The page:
Chula Vista teacher among 47 MLS referees who also will experience ‘bubble life’

From left, Kate Jacewicz, Kathryn Nesbitt, Felisha Mariscal leave the pitch after the 2019 FIFA Women's World Cup match.
From left, Felisha Mariscal, Kate Jacewicz, Kathryn Nesbitt, leave the pitch after the 2019 FIFA Women’s World Cup match. Mariscal will be working the MLS Is Back tournament.
(Marianna Massey / FIFA via Getty Images)

In her 11 years as a professional soccer referee, Felisha Mariscal has worked World Cup games, MLS playoffs and Olympic qualifiers. She hass worked in blistering heat and driving rain, in empty stadiums and before packed houses.

But she has never done a game while sequestered in a hotel during a global pandemic. That will change next week when Mariscal works an opening-round match of the 54-game MLS Is Back tournament at ESPN’s sprawling Wide World of Sports complex in Orlando, Fla.

The Chula Vista teacher is one of 47 referees chosen to officiate the competition, which begins July 8. And like the players and staff from the 26 Major League Soccer teams, the referees will spend the entire tournament inside the league’s protective bubble at Disney’s Swan and Dolphin resort in an effort to keep the deadly coronavirus at bay.


“This quarantine will be more difficult since there will not really be a chance to get out of the daily routine; to be able to go to a mall or a movie theater,” Mariscal said.

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That isolation could be more pressing for the officials because unlike the players, who can lean on their teammates and coaches for support, referees are more like independent contractors who rarely work in the same six-person teams.

“These are unusual times and this is an unusual environment for our officials,” said Howard Webb, the former World Cup referee who is now general manager of the Professional Referees Organization, which manages soccer officiating in the U.S. and Canada. “I’m hopeful that most of them are going in with their eyes fully open.”

The officials are being housed apart from players and in their own wing of the hotel, but they will be subject to the same anti-COVID-19 protocols, meaning frequent testing, social distancing and the use of facial coverings whenever they leave their rooms. They also will have their own gym and regularly scheduled workouts.

During the 39-game group stage, officials will be limited to no more than two groups, reducing the number of teams they will be exposed to in case of COVID infections. The best-performing officials will be asked to stay for the knockout rounds and the rest will be sent home.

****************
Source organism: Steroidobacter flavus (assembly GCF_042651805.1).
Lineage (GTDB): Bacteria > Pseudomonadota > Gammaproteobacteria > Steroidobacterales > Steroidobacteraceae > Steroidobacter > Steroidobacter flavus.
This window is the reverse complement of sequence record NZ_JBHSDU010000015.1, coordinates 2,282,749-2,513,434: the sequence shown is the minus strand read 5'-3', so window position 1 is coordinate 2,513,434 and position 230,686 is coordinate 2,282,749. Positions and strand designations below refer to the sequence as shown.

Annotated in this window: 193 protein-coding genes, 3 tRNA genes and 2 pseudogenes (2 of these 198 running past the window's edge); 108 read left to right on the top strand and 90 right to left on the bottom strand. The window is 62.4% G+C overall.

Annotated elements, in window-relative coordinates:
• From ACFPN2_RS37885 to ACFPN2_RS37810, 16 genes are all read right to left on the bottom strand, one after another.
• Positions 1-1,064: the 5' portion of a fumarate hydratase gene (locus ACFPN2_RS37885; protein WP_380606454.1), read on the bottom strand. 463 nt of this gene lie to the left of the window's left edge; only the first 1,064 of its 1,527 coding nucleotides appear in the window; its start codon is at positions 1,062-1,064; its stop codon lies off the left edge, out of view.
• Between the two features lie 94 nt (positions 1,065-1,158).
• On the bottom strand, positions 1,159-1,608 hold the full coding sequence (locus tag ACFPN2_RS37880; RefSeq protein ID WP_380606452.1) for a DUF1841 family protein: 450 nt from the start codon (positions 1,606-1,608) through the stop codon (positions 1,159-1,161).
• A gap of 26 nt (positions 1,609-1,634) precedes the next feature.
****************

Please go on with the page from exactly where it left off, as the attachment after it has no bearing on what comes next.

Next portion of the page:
To combat the boredom, Webb said his officials will have access to many of the same leisure activities as the players, such as golf and table tennis. The group also will gather to watch — and analyze — the games they aren’t working.

“It’s a controlled environment and that’s always a winner in my experience with referees,” Webb said. “But of course we’ll be looking to give our officials things to keep them entertained and occupied. And also hopefully build a team bond, which is going to be beneficial coming out of this.”

Boredom isn’t the only obstacle referees will be dealing with though. Some aren’t full-time referees, meaning they had to leave jobs as well as family for up to seven weeks to be in Orlando. And many have never worked a game in an empty stadium. The MLS tournament will be played without fans.

To prep officials for the latter circumstance, Webb arranged chats with officials from Europe, where games resumed behind closed doors in May.

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June 25, 2020

“Refereeing in a normal way for what hopefully will be a normal game,” were Webb’s instructions. But, he added, it is an “unusual experience, being able to hear all the comments of the players, be[ing] aware that the players can hear the communication between the officials. When two players come together physically, the sound is going to be different.

“Don’t overreact to those types of things, I think that was important.”

Mariscal, 37, checked into the hotel last week along with her twin brothers, Apolinar and Eduardo, who are also MLS referees. Yet even with her siblings present, Mariscal, whose son will turn 4 this month, said missing family will be toughest part of the assignment.


“I know the feeling of being away from home for a month or more for a soccer tournament. I know what to expect and I know what the difficult things are that will come up,” said Mariscal, who hasn’t worked a match in nearly four months. “In last year’s World Cup in France my family was able to go. In Orlando, due to COVID-19, that is definitely not an option.

“There will definitely be a lot of video calls with my family.”